COVID-19 survivor tells his story of induced coma
Jason and his wife Leslie and his mom Diane. (Courtesy photo)
Hello world! Back from the brink to try this living thing one more time. It will be a long road to recovery as I have lost 35 pounds – not in a good way – and have to learn how to build my lungs to breathe normally again so standing doesn’t become a chore.
The outpouring of support from family, friends, co-workers, my school community, and random people was heart-warming and unexpected. I didn’t think I mattered or made an impact to warrant such support. There are going to be a ton of thank-yous as this story goes on, but I want to first start with my wife, Leslie. She was put in a super difficult position and stood up to the challenge by updating the world on my condition, notifying family, friends, and my school community about changes, all while being alone and under quarantine herself. She would work with my mom to get daily updates from the hospital, which I also have many thanks (more on that later). Even now, she takes care of me by helping dress the pressure wounds on my feet, taking out the trash, making dinner, going to the store – things I usually do for us but as of now, cannot. She has been a rock, and I am so proud of her.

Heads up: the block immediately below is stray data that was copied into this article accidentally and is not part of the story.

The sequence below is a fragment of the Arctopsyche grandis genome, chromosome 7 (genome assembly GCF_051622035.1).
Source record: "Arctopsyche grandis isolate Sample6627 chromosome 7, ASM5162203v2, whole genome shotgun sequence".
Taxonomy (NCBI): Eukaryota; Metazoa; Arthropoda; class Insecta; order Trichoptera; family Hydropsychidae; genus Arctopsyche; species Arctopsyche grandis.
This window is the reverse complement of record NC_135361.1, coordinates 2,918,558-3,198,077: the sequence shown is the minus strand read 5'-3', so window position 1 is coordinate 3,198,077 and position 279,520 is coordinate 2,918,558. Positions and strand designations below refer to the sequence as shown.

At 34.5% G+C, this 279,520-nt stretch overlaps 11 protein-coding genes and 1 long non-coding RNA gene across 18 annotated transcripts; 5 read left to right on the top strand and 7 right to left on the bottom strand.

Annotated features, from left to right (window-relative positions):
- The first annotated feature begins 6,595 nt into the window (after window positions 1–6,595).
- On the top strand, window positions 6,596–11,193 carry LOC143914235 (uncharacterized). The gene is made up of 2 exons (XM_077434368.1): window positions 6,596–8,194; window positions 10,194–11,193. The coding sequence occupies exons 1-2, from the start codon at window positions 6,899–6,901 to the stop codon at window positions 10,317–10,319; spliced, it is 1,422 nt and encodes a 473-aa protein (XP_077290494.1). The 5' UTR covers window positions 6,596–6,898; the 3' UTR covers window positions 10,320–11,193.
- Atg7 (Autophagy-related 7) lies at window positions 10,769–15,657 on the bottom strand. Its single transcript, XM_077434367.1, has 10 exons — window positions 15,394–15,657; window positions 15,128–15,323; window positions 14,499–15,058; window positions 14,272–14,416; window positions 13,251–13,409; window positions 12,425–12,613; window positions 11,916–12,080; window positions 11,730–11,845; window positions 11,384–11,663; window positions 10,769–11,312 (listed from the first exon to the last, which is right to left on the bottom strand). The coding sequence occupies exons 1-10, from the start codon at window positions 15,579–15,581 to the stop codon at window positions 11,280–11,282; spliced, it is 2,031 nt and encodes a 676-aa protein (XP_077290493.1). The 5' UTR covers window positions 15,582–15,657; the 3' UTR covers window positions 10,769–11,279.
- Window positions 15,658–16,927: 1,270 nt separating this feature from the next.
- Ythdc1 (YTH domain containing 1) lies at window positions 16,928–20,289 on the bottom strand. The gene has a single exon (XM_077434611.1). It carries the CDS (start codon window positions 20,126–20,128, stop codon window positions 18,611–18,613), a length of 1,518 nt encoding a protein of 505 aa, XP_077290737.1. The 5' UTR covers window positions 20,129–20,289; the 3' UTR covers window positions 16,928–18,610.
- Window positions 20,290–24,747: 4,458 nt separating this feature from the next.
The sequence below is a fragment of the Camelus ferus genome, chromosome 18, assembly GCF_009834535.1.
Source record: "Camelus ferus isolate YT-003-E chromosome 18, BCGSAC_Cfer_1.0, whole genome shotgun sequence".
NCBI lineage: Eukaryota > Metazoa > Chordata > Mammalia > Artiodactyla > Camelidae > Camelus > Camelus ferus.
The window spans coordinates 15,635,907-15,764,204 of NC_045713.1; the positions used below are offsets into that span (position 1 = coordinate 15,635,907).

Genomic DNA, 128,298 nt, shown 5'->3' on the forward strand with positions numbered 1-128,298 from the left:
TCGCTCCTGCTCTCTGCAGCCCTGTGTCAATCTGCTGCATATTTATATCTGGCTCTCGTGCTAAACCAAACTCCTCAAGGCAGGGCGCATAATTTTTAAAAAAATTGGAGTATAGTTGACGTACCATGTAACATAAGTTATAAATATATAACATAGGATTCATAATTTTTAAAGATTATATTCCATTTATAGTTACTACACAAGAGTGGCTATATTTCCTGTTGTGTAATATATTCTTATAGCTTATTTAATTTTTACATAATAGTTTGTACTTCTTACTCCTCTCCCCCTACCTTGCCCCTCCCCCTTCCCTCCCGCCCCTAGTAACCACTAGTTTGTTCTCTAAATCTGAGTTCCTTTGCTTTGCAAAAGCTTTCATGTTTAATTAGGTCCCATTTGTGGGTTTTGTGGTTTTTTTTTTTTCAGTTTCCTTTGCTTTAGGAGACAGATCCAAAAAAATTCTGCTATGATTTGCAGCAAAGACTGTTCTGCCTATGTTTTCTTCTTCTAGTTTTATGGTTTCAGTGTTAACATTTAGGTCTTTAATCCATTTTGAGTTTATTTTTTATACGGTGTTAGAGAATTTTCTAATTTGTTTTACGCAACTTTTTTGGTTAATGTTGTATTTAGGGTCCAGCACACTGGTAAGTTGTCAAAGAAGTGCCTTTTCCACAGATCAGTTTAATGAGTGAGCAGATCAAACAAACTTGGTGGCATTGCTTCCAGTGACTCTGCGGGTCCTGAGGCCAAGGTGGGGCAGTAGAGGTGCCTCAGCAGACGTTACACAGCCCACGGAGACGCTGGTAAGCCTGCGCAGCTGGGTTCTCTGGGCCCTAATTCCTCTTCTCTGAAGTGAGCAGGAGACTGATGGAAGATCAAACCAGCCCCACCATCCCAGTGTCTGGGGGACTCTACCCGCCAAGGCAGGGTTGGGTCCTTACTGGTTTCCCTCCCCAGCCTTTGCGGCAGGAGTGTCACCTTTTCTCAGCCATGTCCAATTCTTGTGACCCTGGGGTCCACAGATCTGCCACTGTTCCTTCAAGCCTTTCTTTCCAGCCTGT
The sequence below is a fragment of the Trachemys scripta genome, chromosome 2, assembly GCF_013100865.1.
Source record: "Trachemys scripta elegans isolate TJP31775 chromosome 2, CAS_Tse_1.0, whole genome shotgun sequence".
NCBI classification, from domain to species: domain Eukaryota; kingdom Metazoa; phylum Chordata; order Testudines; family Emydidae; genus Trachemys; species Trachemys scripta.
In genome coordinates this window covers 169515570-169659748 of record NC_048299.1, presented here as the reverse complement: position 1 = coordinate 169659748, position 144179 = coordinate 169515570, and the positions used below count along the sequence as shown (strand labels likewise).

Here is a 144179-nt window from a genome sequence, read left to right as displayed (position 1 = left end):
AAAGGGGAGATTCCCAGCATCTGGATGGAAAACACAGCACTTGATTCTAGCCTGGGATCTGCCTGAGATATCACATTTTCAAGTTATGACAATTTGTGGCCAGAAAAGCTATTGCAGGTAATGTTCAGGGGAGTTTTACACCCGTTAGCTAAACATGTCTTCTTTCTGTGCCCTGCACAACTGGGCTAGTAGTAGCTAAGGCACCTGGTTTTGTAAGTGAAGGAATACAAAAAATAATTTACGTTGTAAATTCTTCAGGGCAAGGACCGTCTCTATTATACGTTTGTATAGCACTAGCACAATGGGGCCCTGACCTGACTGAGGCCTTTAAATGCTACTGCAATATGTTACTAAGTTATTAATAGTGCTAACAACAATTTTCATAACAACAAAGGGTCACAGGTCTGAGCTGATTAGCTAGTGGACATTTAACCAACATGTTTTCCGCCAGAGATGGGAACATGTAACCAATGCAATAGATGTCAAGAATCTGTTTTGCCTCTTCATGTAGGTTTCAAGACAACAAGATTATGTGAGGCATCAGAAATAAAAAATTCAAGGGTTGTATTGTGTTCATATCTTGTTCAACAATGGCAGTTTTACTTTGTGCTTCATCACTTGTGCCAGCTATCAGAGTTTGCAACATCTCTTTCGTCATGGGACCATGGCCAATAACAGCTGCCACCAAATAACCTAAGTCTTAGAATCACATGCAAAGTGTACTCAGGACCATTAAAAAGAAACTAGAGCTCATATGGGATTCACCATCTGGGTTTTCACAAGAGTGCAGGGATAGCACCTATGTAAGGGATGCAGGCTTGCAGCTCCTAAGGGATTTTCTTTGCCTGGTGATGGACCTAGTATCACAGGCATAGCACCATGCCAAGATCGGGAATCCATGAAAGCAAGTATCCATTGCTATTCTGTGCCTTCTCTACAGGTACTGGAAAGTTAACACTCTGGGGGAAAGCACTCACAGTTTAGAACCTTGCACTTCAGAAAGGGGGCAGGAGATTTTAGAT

What she did while I was in a coma was amazing, considering that on the day I went under, we truly did not say the kind of goodbyes that would have been memorable had things turned very grim.
On Tuesday, March 24, Leslie pressed me to go to see the doctor about my breathing. I appeared annoyed, not at her request, but at the fact, I still hadn’t shaken whatever it was. For a week I was muddling through fluctuating fevers, body aches, and nasal congestion. But then I started feeling shortness of breath. I moved quickly to get a chest x-ray per the doctor’s orders, and our parting was unmemorable. That could have been the last time my wife saw me alive.